Childcare facilities in recreation centres and shopping malls
What has happened?
The Education Act 1989 has been amended so that child care facilities at which no child attends for more than two hours a day, and where a parent or caregiver is in close proximity and is able to assume responsibility for the child at short notice, are no longer subject to early childhood services regulations. These child care facilities are also known as limited child care centres.
What is a limited child care centre?
Limited child care centres provide short-term casual child care for three or more children under the age of six where:
i. no child attends for more than two hours a day, and
ii. a parent or caregiver is in close proximity; able to be easily contacted and to resume responsibility for their child at short notice.
Who operates those centres?
These centres are most often found in recreation facilities such as swimming pools, gyms and shopping malls.
Why is this change being made to the Education Act 1989?
Under the Education Act 1989 and the Education (Early Childhood Services) Regulations 2008, limited child care centres are classed as early childhood education and care centres. Because of this they have to be licensed and meet the specified minimum standards. Standards include meeting staff ratios, having qualified staff, having suitable premises, having health and safety policies in place and implementing curriculum requirements.
The government has agreed with limited child care centre providers that there is no need to have to meet licensing standards, which can be expensive to comply with, as these kinds of centres primarily provide short-term care rather than education.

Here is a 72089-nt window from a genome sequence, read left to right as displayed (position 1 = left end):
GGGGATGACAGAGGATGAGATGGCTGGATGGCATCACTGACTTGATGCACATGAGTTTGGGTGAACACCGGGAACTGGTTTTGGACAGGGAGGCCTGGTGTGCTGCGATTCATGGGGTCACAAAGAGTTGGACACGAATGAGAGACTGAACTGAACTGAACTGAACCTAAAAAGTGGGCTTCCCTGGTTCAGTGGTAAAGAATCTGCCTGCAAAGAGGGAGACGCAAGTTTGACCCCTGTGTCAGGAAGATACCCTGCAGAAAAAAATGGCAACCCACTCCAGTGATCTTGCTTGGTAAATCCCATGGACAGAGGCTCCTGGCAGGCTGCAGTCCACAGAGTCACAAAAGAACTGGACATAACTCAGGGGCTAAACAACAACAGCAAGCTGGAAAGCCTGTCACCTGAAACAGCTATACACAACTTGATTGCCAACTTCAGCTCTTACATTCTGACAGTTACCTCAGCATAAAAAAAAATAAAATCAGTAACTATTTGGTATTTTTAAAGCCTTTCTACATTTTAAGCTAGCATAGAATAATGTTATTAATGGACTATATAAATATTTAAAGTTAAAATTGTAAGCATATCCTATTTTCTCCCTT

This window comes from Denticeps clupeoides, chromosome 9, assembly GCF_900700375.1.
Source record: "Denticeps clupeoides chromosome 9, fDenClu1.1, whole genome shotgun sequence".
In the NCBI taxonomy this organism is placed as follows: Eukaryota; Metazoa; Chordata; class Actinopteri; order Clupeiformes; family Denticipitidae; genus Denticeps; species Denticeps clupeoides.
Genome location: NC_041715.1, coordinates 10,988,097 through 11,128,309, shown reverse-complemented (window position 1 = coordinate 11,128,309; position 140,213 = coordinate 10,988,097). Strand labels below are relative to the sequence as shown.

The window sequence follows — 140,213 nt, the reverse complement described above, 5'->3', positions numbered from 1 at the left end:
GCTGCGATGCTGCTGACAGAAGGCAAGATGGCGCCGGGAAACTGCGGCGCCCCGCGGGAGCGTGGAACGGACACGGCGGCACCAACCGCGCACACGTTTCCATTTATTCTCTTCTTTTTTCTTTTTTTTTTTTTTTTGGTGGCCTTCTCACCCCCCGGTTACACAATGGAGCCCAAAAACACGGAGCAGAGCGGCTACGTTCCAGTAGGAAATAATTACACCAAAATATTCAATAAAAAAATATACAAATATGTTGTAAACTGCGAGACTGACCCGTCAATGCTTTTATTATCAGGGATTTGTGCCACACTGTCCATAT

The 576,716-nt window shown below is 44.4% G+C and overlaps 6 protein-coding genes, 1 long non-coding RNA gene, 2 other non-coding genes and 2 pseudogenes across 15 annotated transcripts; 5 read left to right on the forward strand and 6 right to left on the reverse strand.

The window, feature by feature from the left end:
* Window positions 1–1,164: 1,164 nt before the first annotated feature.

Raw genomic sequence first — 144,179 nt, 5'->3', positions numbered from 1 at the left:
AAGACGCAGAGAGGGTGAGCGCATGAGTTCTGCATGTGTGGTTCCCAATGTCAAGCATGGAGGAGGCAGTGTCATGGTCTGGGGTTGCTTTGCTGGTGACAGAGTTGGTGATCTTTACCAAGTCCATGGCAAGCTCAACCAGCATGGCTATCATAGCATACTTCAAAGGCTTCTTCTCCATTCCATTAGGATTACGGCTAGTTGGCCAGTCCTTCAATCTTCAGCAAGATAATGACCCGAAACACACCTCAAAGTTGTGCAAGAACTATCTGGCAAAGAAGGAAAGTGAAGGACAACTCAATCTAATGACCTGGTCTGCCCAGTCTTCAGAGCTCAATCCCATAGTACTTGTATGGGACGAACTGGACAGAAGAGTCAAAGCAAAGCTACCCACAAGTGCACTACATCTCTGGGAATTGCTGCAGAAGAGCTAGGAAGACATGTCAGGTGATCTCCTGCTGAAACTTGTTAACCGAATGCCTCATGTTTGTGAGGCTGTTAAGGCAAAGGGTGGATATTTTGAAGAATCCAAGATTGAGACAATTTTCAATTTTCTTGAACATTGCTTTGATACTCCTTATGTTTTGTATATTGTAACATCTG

The change to the Education Act 1989 is intended to allow operators of recreational facilities such as gyms and shopping malls the flexibility to provide short-term care for small children while their parents or caregivers are taking part in activities.
What does this change mean?
Limited child care centre providers no longer have to comply with education regulations. Limited child care centres are no longer included in the Education Act 1989 as early childhood education and care centres.
There are a number of legislative requirements that will continue to apply to this type of short-term child care. These requirements focus on general health and safety and on building and environment safety. Examples are the Building Act 2004, which regulates the general suitability of all buildings and the Health and Safety in Employment Act 1992, which requires that all practicable steps are taken to ensure no action or inaction of any employee while at work harms any other person and that providers obtain a police vet of employees.
Although the majority of these requirements do not specifically relate to children per se, there will still be an onus on limited child care centre providers, via contractual obligations to parents, to ensure they provide an environment suitable for the safety and wellbeing of children in their care.
What is the requirement for Police vetting staff in limited child care centres?
The Health and Safety in Employment Act 1992 places a direct responsibility on limited child care centre providers to ensure their staff and other people likely to have unsupervised access to children are Police vetted.
Police vetting is a service administered by the NZ Police. It involves searching the Police database for relevant information held about the person being vetted (in relation to the position they are seeking to hold).
Obtaining Police vets is the direct responsibility of the centre operator. For further information about the Police vetting process, go to the NZ Police website or contact the Police Licensing and Vetting Service on 04 470 7079.
What happens if you have concerns about a limited child care centre?
Any complaints should initially be referred to the provider of the limited child care centre.
The Ministry of Education will investigate complaints relating to limited child care centres being operated outside of the defined conditions.
The Department of Labour will respond to complaints received about limited child care centres not meeting their obligations under the Health and Safety in Employment Act, and can be contacted on 0800 20 90 20.